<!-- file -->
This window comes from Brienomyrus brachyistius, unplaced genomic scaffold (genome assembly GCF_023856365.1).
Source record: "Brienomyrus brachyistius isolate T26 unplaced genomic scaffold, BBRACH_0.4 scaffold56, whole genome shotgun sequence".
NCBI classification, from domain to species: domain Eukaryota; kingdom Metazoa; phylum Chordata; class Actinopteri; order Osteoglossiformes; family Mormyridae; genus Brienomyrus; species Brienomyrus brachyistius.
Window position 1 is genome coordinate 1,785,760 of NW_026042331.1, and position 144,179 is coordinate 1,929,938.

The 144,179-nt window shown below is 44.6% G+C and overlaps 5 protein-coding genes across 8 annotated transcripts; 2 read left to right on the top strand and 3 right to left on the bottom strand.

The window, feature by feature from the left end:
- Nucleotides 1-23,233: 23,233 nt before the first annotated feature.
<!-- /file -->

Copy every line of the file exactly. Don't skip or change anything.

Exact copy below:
This window comes from Brienomyrus brachyistius, unplaced genomic scaffold (genome assembly GCF_023856365.1).
Source record: "Brienomyrus brachyistius isolate T26 unplaced genomic scaffold, BBRACH_0.4 scaffold56, whole genome shotgun sequence".
NCBI classification, from domain to species: domain Eukaryota; kingdom Metazoa; phylum Chordata; class Actinopteri; order Osteoglossiformes; family Mormyridae; genus Brienomyrus; species Brienomyrus brachyistius.
Window position 1 is genome coordinate 1,785,760 of NW_026042331.1, and position 144,179 is coordinate 1,929,938.

The 144,179-nt window shown below is 44.6% G+C and overlaps 5 protein-coding genes across 8 annotated transcripts; 2 read left to right on the top strand and 3 right to left on the bottom strand.

The window, feature by feature from the left end:
- Nucleotides 1-23,233: 23,233 nt before the first annotated feature.